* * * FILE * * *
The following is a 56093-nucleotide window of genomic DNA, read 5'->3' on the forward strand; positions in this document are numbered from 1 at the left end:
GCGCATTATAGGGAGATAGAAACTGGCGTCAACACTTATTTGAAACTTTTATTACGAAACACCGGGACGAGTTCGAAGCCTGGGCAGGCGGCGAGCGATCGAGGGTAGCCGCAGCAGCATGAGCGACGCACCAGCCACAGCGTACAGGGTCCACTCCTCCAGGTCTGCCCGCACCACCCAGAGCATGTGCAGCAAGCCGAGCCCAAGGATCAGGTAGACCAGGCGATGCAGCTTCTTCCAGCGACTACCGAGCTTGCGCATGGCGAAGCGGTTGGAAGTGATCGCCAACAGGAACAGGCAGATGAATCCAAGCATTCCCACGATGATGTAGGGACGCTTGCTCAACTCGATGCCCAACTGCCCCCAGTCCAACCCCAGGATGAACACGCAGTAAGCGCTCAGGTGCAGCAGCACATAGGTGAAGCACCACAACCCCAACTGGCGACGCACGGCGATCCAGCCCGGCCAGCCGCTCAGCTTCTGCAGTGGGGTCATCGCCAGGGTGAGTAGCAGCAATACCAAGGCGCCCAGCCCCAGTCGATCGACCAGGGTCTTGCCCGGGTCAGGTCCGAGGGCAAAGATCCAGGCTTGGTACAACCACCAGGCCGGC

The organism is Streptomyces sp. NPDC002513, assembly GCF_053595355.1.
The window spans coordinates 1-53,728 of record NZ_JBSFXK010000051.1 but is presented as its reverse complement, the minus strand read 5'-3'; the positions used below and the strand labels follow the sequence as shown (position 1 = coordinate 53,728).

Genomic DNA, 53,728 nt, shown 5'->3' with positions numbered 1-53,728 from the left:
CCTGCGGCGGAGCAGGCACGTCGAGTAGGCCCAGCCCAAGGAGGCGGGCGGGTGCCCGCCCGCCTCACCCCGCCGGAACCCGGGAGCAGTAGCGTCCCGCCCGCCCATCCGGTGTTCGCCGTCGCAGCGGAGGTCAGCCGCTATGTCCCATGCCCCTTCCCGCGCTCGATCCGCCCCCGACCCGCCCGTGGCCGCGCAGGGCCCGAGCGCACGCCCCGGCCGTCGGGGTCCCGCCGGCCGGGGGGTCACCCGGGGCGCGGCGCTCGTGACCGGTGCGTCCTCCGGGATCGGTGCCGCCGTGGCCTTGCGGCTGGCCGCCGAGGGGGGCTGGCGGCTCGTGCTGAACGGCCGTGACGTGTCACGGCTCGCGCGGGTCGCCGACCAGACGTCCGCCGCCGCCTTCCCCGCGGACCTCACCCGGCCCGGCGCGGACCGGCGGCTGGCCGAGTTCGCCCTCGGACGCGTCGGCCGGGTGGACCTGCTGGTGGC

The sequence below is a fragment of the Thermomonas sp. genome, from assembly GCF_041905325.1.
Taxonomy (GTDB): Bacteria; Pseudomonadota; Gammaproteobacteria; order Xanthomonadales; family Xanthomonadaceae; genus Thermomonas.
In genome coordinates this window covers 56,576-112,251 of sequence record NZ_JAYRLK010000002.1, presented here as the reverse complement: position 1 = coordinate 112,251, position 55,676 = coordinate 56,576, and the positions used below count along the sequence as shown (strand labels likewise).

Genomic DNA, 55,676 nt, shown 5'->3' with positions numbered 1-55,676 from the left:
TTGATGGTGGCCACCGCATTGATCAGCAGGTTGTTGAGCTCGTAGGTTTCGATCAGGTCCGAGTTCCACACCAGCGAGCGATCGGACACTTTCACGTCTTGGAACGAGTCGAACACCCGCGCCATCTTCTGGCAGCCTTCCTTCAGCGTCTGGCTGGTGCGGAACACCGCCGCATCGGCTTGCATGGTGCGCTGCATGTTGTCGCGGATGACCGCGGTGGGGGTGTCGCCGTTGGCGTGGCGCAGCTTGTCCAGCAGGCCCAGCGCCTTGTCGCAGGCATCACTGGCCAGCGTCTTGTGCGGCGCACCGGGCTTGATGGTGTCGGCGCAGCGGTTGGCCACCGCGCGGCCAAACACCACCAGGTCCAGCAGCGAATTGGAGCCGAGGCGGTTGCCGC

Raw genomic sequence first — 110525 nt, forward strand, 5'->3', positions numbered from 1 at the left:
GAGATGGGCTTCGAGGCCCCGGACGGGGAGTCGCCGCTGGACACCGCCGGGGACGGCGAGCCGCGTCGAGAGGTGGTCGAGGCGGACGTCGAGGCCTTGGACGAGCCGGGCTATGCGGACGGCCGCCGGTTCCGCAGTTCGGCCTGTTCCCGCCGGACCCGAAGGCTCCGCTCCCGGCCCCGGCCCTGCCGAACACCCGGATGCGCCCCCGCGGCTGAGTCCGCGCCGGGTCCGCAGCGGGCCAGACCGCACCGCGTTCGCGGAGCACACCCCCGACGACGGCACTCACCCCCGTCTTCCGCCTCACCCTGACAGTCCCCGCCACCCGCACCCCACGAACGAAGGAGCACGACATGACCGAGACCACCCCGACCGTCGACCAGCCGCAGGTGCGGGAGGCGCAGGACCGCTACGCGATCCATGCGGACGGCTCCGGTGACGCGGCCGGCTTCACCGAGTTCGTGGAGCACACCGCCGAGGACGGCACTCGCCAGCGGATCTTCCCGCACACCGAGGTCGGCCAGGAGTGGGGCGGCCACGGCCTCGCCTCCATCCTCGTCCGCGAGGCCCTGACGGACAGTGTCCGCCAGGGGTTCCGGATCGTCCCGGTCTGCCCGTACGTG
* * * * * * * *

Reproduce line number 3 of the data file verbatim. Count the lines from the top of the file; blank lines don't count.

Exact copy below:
The organism is Streptomyces sp. NPDC002513, assembly GCF_053595355.1.